After all this time writing this simple series of how to create fractals with Octave, I finally got to the end of it and published the code on GitHub so here is a nifty summary.
Each article has a link to the previous and following ones so you can just start with the first one and follow up to the last one.
- Classic Mandelbrot and Julia
- More on the Classic Sets
- Other Polynomials
- Trigonometric and Exponential Functions
- Burning Ship
- Original Function Studied by Gaston Julia
The code is available on GitHub and can be downloaded from the project page, where you will also find some installation instructions.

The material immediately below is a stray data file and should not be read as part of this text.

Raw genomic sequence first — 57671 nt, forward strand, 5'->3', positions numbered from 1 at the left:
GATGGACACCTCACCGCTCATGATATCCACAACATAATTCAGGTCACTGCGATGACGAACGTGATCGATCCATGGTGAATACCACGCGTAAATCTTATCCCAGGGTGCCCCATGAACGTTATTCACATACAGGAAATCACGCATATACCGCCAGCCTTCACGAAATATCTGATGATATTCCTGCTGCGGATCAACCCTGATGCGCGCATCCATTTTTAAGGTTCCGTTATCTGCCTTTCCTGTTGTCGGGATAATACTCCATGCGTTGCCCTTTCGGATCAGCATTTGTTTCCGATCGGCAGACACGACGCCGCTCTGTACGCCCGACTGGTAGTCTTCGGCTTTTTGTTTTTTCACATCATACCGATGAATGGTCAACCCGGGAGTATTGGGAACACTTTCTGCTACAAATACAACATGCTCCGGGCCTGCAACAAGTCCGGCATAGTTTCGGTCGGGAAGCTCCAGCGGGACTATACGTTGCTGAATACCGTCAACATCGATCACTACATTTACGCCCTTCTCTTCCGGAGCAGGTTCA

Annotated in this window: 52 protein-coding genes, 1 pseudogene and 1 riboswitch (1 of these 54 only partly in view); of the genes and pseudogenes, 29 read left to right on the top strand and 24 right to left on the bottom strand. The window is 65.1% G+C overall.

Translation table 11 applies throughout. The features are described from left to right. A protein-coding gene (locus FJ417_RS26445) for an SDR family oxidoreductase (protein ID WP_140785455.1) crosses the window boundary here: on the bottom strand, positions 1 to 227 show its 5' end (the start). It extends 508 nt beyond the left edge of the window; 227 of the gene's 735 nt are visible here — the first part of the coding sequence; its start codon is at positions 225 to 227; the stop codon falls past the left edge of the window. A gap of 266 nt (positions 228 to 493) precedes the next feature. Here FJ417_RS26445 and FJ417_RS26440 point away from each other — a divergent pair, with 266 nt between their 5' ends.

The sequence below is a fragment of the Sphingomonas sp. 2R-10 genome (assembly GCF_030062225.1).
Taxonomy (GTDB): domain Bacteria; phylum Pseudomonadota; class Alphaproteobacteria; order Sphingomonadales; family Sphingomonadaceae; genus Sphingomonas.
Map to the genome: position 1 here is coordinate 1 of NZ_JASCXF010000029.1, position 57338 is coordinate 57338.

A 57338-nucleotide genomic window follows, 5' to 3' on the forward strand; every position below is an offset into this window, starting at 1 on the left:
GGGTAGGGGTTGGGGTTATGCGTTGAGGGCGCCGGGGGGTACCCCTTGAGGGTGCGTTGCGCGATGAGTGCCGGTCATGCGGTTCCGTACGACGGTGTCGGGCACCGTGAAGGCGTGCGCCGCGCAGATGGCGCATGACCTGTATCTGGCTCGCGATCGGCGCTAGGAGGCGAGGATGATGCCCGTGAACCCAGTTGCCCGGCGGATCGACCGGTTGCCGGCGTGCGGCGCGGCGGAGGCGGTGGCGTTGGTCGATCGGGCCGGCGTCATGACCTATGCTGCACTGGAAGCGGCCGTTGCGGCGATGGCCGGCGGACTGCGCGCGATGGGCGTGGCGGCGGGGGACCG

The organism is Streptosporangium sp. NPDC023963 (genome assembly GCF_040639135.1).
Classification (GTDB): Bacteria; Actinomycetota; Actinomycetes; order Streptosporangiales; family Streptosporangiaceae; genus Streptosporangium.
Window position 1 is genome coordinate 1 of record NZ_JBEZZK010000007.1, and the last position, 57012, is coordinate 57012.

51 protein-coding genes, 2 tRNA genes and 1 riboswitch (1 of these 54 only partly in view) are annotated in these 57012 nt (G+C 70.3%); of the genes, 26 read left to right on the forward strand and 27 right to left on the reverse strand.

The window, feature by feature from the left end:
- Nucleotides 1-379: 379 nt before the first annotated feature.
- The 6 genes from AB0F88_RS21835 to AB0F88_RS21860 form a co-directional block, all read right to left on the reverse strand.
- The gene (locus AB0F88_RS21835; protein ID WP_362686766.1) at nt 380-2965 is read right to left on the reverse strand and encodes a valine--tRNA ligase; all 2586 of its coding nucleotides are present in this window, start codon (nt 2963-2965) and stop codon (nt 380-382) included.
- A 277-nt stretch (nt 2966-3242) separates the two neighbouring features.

If you're interested, please download the code and if you use it to create stunning images, I'd love to hear from you. If you think you can improve the code, don't hesitate to suggest changes or fork it.
To quote the project page,
none of this was created in a vaccum. I used a number of offline and online references so if you are interested in the subject of fractals, you could do a lot worse than checking them out:
- Fractal Geometry, Mathematical Foundations and Applications, 2nd Edition by Kenneth Falconer;
- Generating Cool Fractals, by Xavier Calbet, in Free Software Magazine;
- The Wikipedia articles on Fractals and The Burning Ship;
- Last but not least, the excellent articles and multiple examples by Paul Bourke.